How to Get Your FICO Credit Score

By Tevait Feanle •  Updated: 02/19/24 •  6 min read

The world of credit scores can be very confusing. Yet understanding your creditworthiness is essential for you to make informed financial decisions. If you have encountered the term ‘FICO score’ before, and are curious what it means, we are here to help. Today we will unveil everything you need to know about FICO, and how to make it work for you.

What Is a FICO Score?

Technically speaking, a FICO score is just another way to say your credit score. It was first developed by the Fair Isaac Corporation, hence the acronym. Your credit score plays a key role in determining whether lenders see you as a good or bad credit risk- your creditworthiness. In South Africa, the FICO score scale runs from 300 to 850. The higher the number, the better your score. 

How to Get Your FICO Credit Score

So, your FICO score isn’t a new thing to worry about. It’s just the same old credit score under its official name. Luckily, accessing your FICO credit score is pretty straightforward. It is also well worth doing, as it will show you how lenders perceive your credit behavior. 

There are many credit bureaus worldwide, some specializing in very niche areas. For us ‘normal people’ in South Africa, there are 4 major credit bureaus to know. These are Experian, XDS, Compuscan, and TransUnion. They carefully track and compile your credit information as reported by lenders, and calculate the FICO score from there. 

To get your FICO score, you can request a copy of your credit report. Ideally, approach each of the Big 4 bureaus separately, as their data can vary slightly. You can do this online, or call their call center for assistance. 

How are FICO Scores Calculated?

FICO scores are created through some complex actuarial science (the fancy term for financial risk calculation). A range of factors are used, including:

Together, this data is used to assess your creditworthiness, and a FICO score is assigned to you accordingly.

Is There a Way to Check My FICO Score for Free?

In South Africa, you are entitled to one free credit report from each bureau every 12 months. You can also get a new report at any time after that for a very negligible fee- typically about R20 per report. You can even sign up for a regular service or alerts directly with the bureau for a similar small monthly fee.

Today, several third-party services aggregate data from specific bureaus and let you access it monthly for free. They will even email you a reminder! ClearScore and Kudough are two well-known and trusted options. While this data may differ slightly from your exact credit report, it is a very smart way to track changes and get alerts conveniently.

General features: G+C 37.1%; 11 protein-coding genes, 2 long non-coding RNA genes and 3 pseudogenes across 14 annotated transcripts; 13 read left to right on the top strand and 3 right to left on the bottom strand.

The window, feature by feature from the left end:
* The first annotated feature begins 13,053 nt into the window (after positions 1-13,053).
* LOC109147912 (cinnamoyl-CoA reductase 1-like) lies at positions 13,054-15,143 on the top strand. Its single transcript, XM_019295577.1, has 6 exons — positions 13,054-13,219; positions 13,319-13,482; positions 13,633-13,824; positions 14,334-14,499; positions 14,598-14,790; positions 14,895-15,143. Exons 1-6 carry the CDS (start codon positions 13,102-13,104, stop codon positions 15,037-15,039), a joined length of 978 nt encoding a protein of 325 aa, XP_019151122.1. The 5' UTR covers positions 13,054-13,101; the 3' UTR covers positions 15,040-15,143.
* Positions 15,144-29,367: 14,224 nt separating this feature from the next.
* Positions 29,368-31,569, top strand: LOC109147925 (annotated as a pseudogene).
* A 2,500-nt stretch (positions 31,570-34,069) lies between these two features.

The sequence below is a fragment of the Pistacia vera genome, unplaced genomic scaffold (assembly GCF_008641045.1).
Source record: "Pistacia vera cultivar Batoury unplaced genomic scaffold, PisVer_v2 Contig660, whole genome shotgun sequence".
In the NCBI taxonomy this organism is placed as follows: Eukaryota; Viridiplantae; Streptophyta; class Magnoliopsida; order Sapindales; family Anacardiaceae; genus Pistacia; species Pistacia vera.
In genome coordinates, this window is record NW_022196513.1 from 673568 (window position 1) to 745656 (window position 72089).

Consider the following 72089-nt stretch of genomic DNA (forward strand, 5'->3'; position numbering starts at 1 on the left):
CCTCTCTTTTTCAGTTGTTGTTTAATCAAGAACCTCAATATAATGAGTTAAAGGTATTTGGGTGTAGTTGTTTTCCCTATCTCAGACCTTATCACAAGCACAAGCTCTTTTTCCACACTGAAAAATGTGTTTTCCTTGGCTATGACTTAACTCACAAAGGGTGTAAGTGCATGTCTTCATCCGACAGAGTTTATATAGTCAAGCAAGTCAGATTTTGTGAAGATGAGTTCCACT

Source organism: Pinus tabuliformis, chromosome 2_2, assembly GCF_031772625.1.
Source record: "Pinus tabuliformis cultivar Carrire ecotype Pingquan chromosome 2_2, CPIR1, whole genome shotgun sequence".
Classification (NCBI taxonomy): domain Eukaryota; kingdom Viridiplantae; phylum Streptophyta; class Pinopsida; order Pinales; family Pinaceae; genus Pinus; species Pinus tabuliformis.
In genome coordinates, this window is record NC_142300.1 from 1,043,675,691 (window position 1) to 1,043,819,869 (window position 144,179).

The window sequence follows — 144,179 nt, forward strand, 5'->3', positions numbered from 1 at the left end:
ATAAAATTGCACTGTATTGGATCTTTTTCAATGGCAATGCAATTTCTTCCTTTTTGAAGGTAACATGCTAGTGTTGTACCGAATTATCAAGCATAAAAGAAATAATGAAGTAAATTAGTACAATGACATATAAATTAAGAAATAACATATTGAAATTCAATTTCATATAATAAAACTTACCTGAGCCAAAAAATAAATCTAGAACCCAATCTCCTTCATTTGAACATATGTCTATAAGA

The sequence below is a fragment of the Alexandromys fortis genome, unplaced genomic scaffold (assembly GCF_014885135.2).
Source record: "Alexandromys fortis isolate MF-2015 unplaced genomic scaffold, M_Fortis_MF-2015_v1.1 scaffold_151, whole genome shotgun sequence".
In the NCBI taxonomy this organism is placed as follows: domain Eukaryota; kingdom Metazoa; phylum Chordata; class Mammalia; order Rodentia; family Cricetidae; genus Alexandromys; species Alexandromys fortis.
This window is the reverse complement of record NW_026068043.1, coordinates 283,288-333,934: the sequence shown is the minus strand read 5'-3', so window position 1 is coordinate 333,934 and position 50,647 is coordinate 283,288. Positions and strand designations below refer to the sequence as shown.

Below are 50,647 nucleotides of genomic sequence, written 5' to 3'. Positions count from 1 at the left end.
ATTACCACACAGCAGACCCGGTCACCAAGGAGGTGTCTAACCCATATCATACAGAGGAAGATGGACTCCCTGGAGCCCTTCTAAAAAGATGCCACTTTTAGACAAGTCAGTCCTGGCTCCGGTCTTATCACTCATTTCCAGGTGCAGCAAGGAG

Can I Check my FICO Score Through My Bank?

In addition to these third-party services, many banks and financial institutions have introduced app widgets and online ‘quick scores’ that will also give you a brief insight into your FICO score. While these are not comprehensive reports, they are also useful for tracking your credit score over time.

As with third-party services, they may not be 100% accurate to the last digit. That doesn’t matter. What does matter is that you have a solid idea of where you stand with the credit bureaus, how good your credit score is, and if it is rising or falling. This lets you take action quickly if something seems wrong. You can also better prepare yourself before you make a credit application.

Why is my FICO Score Different from Bank to Bank?

FICO scores will differ a little between banks and financial institutions. Remember how we mentioned there were 4 main credit bureaus in South Africa? They all track the same general trends but use the data a little differently. Here are some things to note:

Don’t get too hung up on your exact FICO score to the last digit. You will notice that, even with small discrepancies, every bureau’s score will be in a similar range. Where you fall in that broader range is much more important than whether you have a 692 or a 699 score.

If you do notice one bureau is significantly different from the others, however, it is worth asking for a credit report. This is a good indicator that there may be a mistake, error, or even fraud that a specific bureau has picked up. Better safe than sorry!

What’s the Difference Between My FICO Score and Credit Score?

There is no difference between your FICO score and credit score. They are two different ways of talking about the same thing. FICO score is the official name, but credit score is used more. The FICO scoring model is not the only one used in the world, but it is by far the most common.

There you have it! FICO is the most common scoring model used to create a credit score globally. Knowing your credit score is the first step to taking control of your financial future. When you know where you stand, you can take proactive steps to improve your creditworthiness and achieve your financial goals.

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